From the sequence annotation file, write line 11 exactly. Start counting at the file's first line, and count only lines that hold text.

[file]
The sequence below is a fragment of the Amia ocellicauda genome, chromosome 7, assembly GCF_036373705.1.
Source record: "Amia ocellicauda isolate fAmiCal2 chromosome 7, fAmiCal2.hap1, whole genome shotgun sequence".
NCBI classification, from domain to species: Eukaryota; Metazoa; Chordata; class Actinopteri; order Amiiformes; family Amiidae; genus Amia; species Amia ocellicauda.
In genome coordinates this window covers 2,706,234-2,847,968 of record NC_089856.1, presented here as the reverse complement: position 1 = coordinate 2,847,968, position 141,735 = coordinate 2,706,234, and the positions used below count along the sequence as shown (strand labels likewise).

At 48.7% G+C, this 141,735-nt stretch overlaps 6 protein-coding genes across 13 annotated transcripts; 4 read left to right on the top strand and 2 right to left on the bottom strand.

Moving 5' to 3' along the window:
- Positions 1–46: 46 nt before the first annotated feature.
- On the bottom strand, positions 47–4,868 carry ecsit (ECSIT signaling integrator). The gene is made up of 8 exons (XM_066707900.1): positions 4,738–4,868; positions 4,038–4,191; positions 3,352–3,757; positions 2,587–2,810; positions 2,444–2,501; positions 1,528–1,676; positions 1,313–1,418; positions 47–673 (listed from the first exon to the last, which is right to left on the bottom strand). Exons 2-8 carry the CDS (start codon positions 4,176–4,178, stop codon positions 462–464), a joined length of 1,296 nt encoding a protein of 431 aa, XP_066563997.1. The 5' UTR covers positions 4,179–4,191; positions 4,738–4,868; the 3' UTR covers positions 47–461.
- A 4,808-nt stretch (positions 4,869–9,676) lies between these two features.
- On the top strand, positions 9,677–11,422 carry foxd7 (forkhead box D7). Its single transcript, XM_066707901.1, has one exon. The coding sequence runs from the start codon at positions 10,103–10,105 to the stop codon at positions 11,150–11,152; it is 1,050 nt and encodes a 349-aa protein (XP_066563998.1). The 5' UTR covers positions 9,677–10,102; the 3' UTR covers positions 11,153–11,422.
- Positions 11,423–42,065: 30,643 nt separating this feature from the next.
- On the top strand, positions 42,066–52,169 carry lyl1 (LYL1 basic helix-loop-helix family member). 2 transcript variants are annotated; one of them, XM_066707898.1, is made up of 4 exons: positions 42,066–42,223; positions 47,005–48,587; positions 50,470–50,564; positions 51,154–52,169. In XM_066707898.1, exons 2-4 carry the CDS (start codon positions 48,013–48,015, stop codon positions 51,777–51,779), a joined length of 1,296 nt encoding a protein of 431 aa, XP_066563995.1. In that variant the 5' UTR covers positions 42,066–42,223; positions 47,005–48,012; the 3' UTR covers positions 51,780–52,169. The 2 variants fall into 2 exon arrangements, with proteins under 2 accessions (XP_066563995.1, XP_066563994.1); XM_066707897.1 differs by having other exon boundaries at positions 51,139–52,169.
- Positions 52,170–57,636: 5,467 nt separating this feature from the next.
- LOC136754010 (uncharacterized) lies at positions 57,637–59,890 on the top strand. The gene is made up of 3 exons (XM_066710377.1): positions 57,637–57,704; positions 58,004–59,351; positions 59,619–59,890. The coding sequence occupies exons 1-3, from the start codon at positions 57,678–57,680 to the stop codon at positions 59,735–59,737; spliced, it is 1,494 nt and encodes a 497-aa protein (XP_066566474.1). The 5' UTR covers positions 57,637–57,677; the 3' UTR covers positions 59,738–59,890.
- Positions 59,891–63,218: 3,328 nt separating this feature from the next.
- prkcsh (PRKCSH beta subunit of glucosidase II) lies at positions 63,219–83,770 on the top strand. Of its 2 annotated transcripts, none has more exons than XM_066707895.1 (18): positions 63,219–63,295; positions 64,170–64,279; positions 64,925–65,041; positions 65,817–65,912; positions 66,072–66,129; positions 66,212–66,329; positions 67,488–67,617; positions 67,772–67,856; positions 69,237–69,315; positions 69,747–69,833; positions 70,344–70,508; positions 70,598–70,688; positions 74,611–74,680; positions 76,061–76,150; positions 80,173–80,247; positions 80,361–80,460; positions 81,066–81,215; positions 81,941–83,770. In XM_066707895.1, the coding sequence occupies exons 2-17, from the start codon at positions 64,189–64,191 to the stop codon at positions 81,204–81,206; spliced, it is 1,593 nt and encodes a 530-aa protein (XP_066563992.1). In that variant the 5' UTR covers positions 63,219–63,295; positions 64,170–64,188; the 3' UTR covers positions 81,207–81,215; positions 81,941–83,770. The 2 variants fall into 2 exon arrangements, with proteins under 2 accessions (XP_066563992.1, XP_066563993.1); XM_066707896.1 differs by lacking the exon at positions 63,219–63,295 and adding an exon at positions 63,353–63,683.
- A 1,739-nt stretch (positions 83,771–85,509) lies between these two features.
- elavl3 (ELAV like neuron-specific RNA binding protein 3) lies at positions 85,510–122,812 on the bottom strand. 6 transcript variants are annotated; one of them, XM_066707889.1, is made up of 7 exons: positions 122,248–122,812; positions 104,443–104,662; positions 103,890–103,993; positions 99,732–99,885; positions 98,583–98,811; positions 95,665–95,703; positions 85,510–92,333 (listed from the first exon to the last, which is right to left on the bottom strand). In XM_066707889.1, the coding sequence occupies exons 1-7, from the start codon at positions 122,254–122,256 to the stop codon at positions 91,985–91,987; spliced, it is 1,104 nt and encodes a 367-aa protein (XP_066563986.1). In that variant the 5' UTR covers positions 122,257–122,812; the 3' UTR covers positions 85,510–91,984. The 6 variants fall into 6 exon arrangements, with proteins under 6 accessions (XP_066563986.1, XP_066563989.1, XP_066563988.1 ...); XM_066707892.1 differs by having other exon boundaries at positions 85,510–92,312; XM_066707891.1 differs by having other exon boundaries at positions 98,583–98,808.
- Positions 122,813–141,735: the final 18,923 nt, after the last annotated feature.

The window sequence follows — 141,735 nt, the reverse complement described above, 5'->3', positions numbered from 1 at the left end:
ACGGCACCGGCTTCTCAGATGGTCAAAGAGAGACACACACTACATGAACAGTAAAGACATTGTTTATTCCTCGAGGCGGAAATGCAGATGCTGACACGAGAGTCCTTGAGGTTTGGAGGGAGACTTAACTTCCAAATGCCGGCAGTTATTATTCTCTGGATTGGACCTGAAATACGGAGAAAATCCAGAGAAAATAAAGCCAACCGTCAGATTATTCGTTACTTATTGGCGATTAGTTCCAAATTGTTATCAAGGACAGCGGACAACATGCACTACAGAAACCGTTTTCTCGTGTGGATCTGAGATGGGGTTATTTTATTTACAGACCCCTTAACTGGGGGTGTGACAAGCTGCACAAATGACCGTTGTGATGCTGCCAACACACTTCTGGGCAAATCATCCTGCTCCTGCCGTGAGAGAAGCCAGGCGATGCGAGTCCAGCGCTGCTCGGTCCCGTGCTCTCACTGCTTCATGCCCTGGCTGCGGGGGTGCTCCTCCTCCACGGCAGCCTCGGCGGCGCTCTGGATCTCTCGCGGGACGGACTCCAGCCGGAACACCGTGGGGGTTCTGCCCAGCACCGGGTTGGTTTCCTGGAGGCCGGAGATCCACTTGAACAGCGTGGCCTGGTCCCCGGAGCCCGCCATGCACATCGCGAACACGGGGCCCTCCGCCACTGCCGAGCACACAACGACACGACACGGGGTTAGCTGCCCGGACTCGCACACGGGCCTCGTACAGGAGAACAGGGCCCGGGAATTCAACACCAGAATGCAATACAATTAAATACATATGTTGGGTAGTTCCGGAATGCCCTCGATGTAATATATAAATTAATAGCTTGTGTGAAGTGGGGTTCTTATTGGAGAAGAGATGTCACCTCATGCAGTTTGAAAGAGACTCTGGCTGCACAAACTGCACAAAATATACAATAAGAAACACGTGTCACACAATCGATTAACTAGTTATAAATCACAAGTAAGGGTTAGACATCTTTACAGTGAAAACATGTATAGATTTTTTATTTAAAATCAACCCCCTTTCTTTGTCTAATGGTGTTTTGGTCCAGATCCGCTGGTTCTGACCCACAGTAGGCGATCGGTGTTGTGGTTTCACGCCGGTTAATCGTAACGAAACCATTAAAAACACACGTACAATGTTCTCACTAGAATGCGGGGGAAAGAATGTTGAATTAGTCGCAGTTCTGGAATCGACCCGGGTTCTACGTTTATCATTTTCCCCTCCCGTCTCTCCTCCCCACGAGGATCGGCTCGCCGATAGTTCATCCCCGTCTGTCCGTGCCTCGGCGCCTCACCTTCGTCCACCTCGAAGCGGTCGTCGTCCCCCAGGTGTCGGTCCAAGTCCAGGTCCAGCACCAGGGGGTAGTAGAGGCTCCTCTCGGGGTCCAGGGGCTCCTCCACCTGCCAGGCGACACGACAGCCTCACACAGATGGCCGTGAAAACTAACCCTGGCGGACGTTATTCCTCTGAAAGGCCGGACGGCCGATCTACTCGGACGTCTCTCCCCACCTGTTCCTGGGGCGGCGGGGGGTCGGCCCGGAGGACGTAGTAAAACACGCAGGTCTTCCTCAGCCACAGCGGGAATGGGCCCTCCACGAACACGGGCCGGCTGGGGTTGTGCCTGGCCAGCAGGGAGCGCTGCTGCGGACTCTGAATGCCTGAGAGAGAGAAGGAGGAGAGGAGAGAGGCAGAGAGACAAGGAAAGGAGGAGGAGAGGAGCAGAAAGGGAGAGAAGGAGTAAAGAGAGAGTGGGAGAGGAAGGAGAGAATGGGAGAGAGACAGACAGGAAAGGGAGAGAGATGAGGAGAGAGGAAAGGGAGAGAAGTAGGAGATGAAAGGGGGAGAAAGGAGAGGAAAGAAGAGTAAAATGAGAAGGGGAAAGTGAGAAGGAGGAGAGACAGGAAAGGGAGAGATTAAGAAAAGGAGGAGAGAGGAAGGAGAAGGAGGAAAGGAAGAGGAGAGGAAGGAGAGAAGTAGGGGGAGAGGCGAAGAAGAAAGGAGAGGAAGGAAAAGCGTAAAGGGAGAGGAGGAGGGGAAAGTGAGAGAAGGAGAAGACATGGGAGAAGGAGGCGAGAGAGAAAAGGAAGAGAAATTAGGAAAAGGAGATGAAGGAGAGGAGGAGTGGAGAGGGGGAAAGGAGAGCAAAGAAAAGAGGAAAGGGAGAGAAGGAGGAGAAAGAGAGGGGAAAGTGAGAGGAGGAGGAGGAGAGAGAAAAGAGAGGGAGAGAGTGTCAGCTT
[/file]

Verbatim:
- Positions 11,423–42,065: 30,643 nt separating this feature from the next.